While our state has reported a steady decline in illegal drug use over the past few years, we still face a growing problem with prescription drug abuse and trafficking.
In 2009, nearly 2,500 people died in Florida because of prescription drug overdoses, primarily from drugs such as Xanax, Valium and Oxycodone. That represents a 14 percent increase from the number of prescription drug-related deaths in 2008, and is more than double the number of such deaths just seven years ago.
The Florida Legislature has taken action on this issue, enacting tough regulations on so-called pain management clinics, the storefront pill mills that traffic in these deadly drugs and make Florida a key link in the illegal distribution of pills across the southeastern United States. Unfortunately, recent actions of some of our colleagues in the Legislature, as well as our new governor, are undermining Florida's efforts to stem the tide of addiction and death caused by these drugs.
In November, during the special session, the Florida Legislature overrode a veto by then-Gov. Charlie Crist. The governor's veto temporarily put an end to a bill that would have required rules created by state agencies to implement laws to be approved by the Legislature. When the veto was overridden, many rules set to go into effect were put on hold.
One of the casualties of the veto override where rules pertaining to the Florida Board of Medicine's ability to put into action certain rules that affect pill mills and pain clinics.
The Florida medical examiner's report states that seven people die each day with a causal relationship to prescription medication. By putting the pill mill rules on hold, the Legislature in essence is allowing unneeded deaths to continue. As of this writing a process to approve those rules still has not been finalized.
With each day that passes, seven more people die because of doctor shopping and the unscrupulous actions of pill mill operators and the doctors who work in them. It is imperative that the Legislature get out of the business of approving rules for bills that it has already approved. In the case of the Board of Medicine's rules, lives are at stake.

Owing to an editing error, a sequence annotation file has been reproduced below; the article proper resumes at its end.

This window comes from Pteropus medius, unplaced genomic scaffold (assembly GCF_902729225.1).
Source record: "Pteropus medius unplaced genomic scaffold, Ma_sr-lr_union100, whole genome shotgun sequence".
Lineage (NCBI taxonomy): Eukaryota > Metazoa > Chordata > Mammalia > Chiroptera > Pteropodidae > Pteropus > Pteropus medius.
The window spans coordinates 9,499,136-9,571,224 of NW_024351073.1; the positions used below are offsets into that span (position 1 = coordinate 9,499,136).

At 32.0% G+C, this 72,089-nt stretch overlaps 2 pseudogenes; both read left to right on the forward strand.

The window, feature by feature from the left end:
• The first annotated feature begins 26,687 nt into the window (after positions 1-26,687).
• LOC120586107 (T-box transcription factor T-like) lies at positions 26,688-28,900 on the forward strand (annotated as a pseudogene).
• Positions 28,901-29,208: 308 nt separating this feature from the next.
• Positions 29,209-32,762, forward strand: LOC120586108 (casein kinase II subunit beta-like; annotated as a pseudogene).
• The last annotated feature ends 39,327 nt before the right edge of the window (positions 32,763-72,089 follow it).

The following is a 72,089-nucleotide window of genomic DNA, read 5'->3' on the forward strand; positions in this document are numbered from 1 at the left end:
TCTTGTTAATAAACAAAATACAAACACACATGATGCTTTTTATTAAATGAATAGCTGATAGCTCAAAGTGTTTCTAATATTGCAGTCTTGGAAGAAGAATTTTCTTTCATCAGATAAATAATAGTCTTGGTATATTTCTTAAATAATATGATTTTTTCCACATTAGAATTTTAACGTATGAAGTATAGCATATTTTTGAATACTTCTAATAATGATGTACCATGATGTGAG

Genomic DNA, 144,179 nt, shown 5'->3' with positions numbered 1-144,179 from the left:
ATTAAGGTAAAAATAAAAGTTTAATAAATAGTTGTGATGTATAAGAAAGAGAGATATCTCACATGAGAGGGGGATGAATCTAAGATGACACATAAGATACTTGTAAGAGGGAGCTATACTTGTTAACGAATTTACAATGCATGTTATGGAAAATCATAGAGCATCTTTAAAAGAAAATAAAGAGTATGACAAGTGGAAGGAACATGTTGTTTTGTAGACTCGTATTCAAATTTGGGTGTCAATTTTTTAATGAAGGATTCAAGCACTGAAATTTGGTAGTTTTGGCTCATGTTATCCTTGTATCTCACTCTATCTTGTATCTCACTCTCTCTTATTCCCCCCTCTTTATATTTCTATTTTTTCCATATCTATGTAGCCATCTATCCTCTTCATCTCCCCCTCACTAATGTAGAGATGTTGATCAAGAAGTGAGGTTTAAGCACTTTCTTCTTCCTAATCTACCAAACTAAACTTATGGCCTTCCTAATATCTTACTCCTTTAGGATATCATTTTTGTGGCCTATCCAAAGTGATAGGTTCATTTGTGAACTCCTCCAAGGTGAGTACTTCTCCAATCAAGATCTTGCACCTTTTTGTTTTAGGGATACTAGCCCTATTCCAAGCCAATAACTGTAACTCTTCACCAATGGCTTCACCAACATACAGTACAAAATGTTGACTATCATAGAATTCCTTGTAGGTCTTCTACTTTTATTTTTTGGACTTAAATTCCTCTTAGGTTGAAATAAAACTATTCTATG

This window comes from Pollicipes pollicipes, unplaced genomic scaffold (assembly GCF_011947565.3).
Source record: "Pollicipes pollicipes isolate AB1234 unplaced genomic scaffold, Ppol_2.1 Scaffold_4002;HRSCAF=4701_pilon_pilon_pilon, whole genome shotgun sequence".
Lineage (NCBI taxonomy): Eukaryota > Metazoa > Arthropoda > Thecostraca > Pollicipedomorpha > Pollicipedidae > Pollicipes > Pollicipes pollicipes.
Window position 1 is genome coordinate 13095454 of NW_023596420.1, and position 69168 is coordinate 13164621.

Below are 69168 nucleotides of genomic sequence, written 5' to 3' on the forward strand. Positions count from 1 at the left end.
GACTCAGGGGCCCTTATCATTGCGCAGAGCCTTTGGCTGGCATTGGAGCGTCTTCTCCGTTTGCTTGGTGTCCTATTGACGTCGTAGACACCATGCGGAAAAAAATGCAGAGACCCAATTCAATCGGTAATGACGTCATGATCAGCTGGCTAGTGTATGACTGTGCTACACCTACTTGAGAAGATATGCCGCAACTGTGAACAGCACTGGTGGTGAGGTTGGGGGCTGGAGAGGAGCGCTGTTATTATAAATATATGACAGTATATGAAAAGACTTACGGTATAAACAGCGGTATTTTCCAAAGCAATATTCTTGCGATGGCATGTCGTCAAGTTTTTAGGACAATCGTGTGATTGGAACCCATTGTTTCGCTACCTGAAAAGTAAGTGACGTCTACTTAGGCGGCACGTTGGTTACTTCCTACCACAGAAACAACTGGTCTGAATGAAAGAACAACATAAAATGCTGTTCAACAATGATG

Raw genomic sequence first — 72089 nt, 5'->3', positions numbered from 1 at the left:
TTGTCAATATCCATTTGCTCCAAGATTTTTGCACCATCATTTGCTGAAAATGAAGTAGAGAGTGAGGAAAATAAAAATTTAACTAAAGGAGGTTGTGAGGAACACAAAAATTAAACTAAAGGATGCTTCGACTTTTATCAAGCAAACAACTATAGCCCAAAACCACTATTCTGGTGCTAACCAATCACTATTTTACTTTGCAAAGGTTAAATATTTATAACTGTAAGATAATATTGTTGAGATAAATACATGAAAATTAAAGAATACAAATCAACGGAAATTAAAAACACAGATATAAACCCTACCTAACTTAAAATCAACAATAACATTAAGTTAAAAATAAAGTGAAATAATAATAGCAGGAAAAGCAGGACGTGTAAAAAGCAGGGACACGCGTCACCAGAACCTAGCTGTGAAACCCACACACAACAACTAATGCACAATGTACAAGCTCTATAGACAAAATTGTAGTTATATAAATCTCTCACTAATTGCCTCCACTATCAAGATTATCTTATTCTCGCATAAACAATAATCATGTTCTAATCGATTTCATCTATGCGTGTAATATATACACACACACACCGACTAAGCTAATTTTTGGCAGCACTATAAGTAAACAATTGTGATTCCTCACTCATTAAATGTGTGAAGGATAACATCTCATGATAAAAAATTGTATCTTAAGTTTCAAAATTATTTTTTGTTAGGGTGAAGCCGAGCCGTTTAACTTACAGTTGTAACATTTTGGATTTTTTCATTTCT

In addition to the delay in implementing the tough new regulations on pain clinics, Gov. Rick Scott has eliminated the Office of Drug Control, which has provided important focus on the problem of drug abuse, as well as and coordination between the numerous state agencies affected by this issue.
State agencies across the board — including our courts, law enforcement, prisons, foster care system, health departments, mental health programs and even port security agencies — must deal with the consequences of drug abuse. While these agencies are all affected by drug abuse, it is not the primary focus of any of these agencies.
That's why the work of the Office of Drug Control to coordinate the drug control efforts of each of these agencies was so important, and why we're disappointed to see Gov. Scott unilaterally shut down this agency by laying off its entire staff. It is estimated that each dollar spent on research-based drug prevention saves $10 in upfront treatment costs. With the Office of Drug Control's annual budget (about $551,000) representing less than a one-thousandth of a percent of our state's $70.4 billion budget, any minimal savings that might be realized by eliminating this office will hardly be worth step backward it represents in our battle to stem the loss of lives to drug abuse.
We therefore hope our legislative colleagues and our governor will consider taking immediate action to put our tough new pill mill regulations into action, and put the Office of Drug Control back to work. This issue isn't about bureaucracy or the size of government — it's literally a matter of life and death.